In general, in another aspect, the invention features a handle for a surgical instrument comprising a stationary handle, a movable handle and a trigger. The movable handle is pivotally connected to the stationary handle and includes a first handle segment. The trigger is operably connected to an end effector member and includes a first trigger segment. The first trigger segment interlocks with the first handle segment thereby preventing activation of the trigger and deployment of the end effector member when a distance between the movable handle and the stationary handle is larger than a maximum allowable distance.

In general, in another aspect, the invention features in a surgical instrument having an end effector assembly, a method for controlling deployment of a first end effector member of the end effector assembly. The method includes providing a stationary handle, providing a movable handle pivotally connected to the stationary handle and operably connected to the end effector assembly thereby translating motion of the movable handle to motion of a second end effector member of the end effector assembly relative to a third end effector member of the end effector assembly, and finally providing a trigger being operably connected to the first end effector member and comprising a first trigger segment and wherein the first trigger segment interlocks with a first handle segment of the movable handle thereby preventing activation of the trigger and deployment of the first end effector member when a distance between the second end effector member and the third end effector member is larger than a maximum allowable distance.

Among the advantages of this invention may be one or more of the following. The interlocking mechanism ensures that the needle/suture is deployed only when the upper jaw is below a maximum allowable distance from the lower jaw. This prevents premature needle deployment and thereby soft tissue damage from multiple unsuccessful attempts.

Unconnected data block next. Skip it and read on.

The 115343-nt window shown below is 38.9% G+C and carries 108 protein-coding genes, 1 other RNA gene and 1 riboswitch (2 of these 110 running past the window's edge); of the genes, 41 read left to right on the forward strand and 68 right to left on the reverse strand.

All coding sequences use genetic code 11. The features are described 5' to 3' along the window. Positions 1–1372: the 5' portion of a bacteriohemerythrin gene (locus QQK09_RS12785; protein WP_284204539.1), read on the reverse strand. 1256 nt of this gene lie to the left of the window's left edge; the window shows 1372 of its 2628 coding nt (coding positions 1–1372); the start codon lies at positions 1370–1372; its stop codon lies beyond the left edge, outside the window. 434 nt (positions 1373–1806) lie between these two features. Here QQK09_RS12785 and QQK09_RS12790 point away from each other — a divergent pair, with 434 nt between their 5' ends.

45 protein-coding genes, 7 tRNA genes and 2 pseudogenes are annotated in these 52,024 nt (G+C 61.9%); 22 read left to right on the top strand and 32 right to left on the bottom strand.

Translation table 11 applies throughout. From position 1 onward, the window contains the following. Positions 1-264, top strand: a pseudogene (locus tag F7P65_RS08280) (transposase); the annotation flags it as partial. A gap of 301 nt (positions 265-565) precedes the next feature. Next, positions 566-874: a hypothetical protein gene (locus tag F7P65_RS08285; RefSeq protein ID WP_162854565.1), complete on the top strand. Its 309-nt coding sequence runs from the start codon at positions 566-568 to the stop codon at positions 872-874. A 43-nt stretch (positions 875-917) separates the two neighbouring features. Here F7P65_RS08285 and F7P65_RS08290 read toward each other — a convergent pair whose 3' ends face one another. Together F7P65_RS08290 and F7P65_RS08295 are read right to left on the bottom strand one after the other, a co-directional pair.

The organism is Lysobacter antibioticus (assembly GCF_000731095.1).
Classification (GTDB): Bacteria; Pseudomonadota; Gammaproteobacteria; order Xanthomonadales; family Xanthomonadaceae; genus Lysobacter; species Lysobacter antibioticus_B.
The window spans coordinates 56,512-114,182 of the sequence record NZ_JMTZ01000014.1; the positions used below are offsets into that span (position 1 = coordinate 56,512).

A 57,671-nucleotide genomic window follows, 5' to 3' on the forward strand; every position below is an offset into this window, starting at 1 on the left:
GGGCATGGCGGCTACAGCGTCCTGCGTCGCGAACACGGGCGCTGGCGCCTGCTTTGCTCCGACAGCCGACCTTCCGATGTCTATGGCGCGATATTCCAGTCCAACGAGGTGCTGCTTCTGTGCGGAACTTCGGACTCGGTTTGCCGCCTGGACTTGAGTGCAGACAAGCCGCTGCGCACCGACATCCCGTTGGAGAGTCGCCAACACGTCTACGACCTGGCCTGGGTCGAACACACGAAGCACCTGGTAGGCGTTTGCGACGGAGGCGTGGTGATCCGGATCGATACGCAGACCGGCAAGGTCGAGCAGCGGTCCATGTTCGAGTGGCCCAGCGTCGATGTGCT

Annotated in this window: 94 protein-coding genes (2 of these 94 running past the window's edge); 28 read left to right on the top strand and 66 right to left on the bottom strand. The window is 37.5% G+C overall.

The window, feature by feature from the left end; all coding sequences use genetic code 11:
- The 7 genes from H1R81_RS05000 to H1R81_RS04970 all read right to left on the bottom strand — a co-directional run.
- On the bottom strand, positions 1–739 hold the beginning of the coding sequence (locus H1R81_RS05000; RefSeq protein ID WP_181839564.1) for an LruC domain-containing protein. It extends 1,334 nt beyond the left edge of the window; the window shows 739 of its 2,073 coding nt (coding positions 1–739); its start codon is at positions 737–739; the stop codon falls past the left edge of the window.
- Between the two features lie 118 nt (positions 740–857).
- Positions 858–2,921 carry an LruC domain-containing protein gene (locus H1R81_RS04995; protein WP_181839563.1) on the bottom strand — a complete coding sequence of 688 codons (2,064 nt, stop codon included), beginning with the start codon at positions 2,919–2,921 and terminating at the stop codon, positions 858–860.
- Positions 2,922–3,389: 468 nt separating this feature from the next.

The details of one or more embodiments of the invention are set forth in the accompanying drawings and description below. Other features, objects and advantages of the invention will be apparent from the following description of the preferred embodiments, the drawings and from the claims.

BRIEF DESCRIPTION OF THE DRAWINGS

Referring to the figures, wherein like numerals represent like parts throughout the several views:

FIG. 1A is a side view of the endoscopic instrument with the front end assembly jaws open beyond the maximum distance for needle deployment;

FIG. 1B is a partial cross-sectional view of the handle assembly of FIG. 1A;

FIG. 1C is a partial cross-sectional view of another embodiment of the handle assembly of FIG. 1A;

FIG. 2A is a side view of the endoscopic instrument with the front end assembly jaws open at the maximum distance for needle deployment position;